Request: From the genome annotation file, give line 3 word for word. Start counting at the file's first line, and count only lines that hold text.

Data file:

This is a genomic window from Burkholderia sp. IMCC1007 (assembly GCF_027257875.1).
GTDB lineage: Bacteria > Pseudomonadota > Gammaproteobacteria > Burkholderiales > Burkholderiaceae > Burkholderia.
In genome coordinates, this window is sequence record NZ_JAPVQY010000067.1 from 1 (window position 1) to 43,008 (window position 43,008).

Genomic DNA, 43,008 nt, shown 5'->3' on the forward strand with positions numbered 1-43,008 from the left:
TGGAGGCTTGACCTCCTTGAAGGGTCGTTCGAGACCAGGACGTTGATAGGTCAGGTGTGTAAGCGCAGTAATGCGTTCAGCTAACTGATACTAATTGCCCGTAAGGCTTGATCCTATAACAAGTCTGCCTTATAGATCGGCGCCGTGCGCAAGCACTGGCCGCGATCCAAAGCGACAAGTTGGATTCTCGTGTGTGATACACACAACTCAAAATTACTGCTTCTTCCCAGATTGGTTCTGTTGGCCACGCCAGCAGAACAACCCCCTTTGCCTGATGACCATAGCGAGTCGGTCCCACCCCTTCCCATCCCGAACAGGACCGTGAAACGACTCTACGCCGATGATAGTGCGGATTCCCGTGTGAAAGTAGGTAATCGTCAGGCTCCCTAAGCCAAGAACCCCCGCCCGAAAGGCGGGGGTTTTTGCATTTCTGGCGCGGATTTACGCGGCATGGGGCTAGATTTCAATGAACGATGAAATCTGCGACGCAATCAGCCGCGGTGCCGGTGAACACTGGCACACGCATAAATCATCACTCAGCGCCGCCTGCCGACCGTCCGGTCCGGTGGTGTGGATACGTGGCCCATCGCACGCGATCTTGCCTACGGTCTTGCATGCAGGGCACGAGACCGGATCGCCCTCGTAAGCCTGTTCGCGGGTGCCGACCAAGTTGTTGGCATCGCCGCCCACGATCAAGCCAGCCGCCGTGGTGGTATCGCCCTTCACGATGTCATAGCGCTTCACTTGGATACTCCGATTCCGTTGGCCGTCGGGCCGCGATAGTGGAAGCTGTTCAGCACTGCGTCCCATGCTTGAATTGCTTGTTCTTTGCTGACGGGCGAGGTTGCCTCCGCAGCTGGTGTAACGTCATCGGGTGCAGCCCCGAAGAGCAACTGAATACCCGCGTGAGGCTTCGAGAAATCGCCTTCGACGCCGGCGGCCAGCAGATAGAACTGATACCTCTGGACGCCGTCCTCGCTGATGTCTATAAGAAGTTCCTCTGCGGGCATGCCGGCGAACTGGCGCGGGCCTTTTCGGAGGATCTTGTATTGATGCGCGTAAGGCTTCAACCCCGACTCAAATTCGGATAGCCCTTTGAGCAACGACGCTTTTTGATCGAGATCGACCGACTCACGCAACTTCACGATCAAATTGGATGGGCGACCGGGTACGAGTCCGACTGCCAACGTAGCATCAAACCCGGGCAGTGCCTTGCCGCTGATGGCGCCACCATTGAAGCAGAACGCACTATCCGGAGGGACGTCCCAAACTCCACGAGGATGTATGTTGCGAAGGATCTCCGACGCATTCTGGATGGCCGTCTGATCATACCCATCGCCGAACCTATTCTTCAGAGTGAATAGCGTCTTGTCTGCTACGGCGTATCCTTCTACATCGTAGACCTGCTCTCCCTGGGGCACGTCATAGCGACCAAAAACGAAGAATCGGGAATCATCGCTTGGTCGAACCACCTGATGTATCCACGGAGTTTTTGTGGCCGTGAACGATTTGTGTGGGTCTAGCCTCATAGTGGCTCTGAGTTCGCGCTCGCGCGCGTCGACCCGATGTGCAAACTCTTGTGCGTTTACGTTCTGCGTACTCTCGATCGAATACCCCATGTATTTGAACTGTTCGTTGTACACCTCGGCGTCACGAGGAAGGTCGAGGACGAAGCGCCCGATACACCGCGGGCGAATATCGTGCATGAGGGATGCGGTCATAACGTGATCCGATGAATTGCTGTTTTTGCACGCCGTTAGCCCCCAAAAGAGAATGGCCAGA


In genome coordinates, this window is sequence record NZ_JAPVQY010000067.1 from 1 (window position 1) to 43,008 (window position 43,008).